IJCRR - Vol 09 issue 10 current issue , May, 2017
Date of Publication: 27-May-2017
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Contralateral Perinephric Urinoma Complicated Retrocaval Ureter Repair: A Surgical Trap of Pyelic Fusion Anomaly
Author: Rabea Ahmed Gadelkareem
Abstract:Aim: To present a case of pyelic fusion anomaly with orthotopic kidneys which is extremely rare. For maximum and only, it was reported twice in the literature. Its diagnosis may be unpredictable and it may predispose to major surgical complications.
Case Report: An 8-year-old child was diagnosed to have a retrocaval ureter which was repaired through a flank incision. A striking finding of a cut and retracted tubular structure was noted during ureteral dissection. Postoperative contralateral perinephricurinoma developed and drained percutaneously. Then, two surgical explorations were done on the left kidney without detection of a cause for urinary extravasation. The left ureter was atretic during explorations. Kidney autotransplantation and ileal reconstructions seemed difficult solutions and nephrectomy was the final step.
Discussion: Pyelic fusion anomaly was reported, mainly, in association to renal fusion anomalies like horseshoe and crossed ectopic kidneys. However, it is the first time to report a case of retrocaval ureter in association to pyelic fusion and normally-located and positioned kidneys. Contralateral urinoma after repair of a retrocaval ureter was a striking complication referred to an underlying crossing left-to-right anomalous pathway. This case represented a surgical trap, because it is an extremely rare and unpredictable association of renal anomalies.
Conclusion: Pyelic fusion with orthotopic well-positioned kidneys is an extremely rare renal anomaly. Its association to retrocaval ureter makes it extremely unpredictable, especially, when it is undiagnosed preoperatively.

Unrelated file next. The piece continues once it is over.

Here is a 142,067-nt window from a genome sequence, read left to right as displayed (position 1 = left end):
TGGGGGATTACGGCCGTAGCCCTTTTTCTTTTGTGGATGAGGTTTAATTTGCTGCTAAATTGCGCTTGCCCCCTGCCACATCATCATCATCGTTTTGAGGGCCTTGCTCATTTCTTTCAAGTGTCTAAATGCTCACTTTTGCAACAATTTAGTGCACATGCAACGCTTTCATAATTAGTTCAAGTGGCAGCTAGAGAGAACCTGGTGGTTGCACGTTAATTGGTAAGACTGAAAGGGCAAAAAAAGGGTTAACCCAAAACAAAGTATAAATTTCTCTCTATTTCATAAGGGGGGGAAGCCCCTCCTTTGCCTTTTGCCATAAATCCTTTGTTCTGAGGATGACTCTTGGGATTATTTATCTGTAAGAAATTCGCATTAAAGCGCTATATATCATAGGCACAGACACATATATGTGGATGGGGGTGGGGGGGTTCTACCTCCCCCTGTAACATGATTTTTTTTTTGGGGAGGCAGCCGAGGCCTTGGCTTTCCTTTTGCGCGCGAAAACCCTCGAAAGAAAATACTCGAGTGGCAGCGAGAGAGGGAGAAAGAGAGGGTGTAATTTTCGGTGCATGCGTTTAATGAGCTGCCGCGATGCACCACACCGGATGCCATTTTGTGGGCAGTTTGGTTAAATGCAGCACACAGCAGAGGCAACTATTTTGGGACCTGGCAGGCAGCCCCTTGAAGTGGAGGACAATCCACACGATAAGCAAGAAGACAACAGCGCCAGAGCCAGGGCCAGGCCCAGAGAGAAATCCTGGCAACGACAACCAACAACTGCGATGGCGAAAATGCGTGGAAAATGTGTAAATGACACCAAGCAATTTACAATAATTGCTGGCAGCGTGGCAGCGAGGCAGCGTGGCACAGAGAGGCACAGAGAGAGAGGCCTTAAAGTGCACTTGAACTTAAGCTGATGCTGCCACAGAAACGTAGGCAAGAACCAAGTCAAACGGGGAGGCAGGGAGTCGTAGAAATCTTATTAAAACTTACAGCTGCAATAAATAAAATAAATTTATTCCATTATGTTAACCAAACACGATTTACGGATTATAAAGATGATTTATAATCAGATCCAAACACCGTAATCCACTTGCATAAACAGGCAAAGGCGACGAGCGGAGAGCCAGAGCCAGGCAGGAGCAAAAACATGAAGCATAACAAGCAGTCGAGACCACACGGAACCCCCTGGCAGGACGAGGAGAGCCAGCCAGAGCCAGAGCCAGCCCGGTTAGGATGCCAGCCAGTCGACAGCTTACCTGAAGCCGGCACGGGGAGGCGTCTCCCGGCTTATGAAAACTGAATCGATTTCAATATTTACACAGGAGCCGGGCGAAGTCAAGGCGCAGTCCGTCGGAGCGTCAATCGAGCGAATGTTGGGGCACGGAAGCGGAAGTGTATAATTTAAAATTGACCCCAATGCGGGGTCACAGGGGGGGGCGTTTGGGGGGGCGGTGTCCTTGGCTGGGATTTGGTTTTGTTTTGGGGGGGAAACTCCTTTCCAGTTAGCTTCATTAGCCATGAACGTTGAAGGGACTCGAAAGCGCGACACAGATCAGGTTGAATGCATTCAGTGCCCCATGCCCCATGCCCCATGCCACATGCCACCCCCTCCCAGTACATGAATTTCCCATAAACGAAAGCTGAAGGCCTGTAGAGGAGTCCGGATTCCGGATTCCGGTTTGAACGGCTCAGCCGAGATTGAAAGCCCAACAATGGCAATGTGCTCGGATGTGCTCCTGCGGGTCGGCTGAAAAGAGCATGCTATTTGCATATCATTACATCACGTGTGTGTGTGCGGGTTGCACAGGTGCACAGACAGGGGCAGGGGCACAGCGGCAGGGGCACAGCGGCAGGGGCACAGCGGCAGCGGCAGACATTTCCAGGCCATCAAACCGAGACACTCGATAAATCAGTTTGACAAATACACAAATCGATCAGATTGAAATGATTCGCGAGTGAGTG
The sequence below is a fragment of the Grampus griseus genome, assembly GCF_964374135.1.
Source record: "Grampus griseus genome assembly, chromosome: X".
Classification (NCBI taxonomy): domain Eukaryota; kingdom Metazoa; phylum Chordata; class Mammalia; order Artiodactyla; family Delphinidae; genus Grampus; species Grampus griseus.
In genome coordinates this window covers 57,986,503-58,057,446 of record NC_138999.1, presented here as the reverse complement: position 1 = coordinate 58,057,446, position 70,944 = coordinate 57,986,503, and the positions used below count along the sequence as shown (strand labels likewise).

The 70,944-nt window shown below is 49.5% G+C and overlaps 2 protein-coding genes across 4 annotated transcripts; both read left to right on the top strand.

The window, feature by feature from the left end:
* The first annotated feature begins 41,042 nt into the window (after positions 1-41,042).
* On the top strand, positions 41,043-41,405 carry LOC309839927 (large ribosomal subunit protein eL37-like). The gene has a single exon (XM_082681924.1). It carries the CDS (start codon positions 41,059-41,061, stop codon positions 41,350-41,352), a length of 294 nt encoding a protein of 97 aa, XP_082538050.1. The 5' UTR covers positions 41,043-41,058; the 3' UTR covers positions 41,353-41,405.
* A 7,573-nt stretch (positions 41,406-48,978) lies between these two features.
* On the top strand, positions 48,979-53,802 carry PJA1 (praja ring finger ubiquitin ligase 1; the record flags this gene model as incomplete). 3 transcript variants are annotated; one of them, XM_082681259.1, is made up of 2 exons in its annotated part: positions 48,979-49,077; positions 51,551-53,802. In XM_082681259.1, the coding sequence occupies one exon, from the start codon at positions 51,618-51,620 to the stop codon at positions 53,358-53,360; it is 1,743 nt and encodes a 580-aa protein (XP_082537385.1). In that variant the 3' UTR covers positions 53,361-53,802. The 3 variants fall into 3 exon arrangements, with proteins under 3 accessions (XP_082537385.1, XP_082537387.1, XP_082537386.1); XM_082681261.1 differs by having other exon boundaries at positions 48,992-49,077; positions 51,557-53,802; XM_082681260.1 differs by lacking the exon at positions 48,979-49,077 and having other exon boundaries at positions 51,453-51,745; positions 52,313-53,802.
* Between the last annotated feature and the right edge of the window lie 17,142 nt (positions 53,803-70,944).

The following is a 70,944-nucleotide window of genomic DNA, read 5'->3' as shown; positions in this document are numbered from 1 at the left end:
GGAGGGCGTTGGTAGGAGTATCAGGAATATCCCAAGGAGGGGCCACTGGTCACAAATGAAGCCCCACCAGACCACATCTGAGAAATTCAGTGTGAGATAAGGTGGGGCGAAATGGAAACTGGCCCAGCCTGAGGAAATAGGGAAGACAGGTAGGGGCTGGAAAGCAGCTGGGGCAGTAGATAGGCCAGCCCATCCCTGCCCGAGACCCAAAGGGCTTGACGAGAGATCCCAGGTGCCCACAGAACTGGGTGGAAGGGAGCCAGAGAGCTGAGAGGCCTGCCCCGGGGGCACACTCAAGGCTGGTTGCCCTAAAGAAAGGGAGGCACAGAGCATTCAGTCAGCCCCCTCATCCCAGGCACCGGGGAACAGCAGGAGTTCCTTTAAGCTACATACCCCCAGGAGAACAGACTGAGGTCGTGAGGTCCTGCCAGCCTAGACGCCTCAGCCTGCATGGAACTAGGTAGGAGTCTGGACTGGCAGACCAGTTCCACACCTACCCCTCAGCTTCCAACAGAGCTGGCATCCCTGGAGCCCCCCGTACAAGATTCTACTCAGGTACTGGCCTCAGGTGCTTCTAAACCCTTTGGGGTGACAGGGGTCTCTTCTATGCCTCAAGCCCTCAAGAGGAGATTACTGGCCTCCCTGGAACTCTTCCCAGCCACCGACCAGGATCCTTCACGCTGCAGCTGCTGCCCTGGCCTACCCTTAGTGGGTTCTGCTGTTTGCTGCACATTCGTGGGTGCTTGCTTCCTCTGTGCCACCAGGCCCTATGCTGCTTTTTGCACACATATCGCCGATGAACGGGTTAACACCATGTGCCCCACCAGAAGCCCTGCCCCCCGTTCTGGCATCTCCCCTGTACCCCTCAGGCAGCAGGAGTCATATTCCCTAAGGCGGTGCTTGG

Keywords: Pyelic fusion, Retrocaval ureter, Surgical trap, Urinoma
Although fusion anomalies of the kidney are rare, theyare well-known urological lesions, especially the horseshoe kidney. It may associate to the extremely rare anomalies of pyelicand ureteral fusion[1, 2]. The latters may occur, also, with crossed ectopic kidneys or other extremely rare fusion anomalies. However, pyelic fusion anomaly in non-fused orthotopic kidneys is exceedingly rare and hardly detectable in the literature[5, 6]. Previously unreported anatomical anomalies may predispose to major surgical complications like what happened in the following case. So, it is practically attractive and configures a lesson that may deserve to be exposed for learning purposes.
An 8-year-old boy presented by mild abdominal pain of many months duration. Abdominal ultrasound revealed moderately obstructed right kidney and normal left side. Plain Kidney-Ureter-Bladder film showed no stones or other abnormalities. Urine analysis parameters were normal and serum creatinine was 0.6 mg/dl. Intravenous urography revealed moderate right hydronephrosis and the upper ureter was dilated with S-shape course consistent with a retrocaval ureter. Both kidneys were well-rotated and the left one was not obstructed, slightly larger in size, but without definite duplication of the pelvicalyceal system. Preoperative routine work up was unremarkable.